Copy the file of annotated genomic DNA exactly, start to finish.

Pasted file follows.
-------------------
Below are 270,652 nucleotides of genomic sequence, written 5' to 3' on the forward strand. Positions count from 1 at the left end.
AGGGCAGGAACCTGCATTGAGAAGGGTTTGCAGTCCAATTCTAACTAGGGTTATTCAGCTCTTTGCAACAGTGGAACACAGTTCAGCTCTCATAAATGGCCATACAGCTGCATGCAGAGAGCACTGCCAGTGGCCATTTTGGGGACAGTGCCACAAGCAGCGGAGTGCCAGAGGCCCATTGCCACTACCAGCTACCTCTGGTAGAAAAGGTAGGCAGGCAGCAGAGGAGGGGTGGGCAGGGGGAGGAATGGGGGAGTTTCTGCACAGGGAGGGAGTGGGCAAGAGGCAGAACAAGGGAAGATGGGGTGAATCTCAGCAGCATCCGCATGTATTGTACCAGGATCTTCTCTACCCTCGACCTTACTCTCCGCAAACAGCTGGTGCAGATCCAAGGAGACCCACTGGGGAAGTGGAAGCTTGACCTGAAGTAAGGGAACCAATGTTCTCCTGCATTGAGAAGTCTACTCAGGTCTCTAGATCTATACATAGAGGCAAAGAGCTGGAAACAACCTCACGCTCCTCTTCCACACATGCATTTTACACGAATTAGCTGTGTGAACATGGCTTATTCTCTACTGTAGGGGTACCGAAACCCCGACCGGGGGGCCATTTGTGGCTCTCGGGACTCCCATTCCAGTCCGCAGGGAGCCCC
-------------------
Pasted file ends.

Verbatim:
Below are 270,652 nucleotides of genomic sequence, written 5' to 3' on the forward strand. Positions count from 1 at the left end.
AGGGCAGGAACCTGCATTGAGAAGGGTTTGCAGTCCAATTCTAACTAGGGTTATTCAGCTCTTTGCAACAGTGGAACACAGTTCAGCTCTCATAAATGGCCATACAGCTGCATGCAGAGAGCACTGCCAGTGGCCATTTTGGGGACAGTGCCACAAGCAGCGGAGTGCCAGAGGCCCATTGCCACTACCAGCTACCTCTGGTAGAAAAGGTAGGCAGGCAGCAGAGGAGGGGTGGGCAGGGGGAGGAATGGGGGAGTTTCTGCACAGGGAGGGAGTGGGCAAGAGGCAGAACAAGGGAAGATGGGGTGAATCTCAGCAGCATCCGCATGTATTGTACCAGGATCTTCTCTACCCTCGACCTTACTCTCCGCAAACAGCTGGTGCAGATCCAAGGAGACCCACTGGGGAAGTGGAAGCTTGACCTGAAGTAAGGGAACCAATGTTCTCCTGCATTGAGAAGTCTACTCAGGTCTCTAGATCTATACATAGAGGCAAAGAGCTGGAAACAACCTCACGCTCCTCTTCCACACATGCATTTTACACGAATTAGCTGTGTGAACATGGCTTATTCTCTACTGTAGGGGTACCGAAACCCCGACCGGGGGGCCATTTGTGGCTCTCGGGACTCCCATTCCAGTCCGCAGGGAGCCCC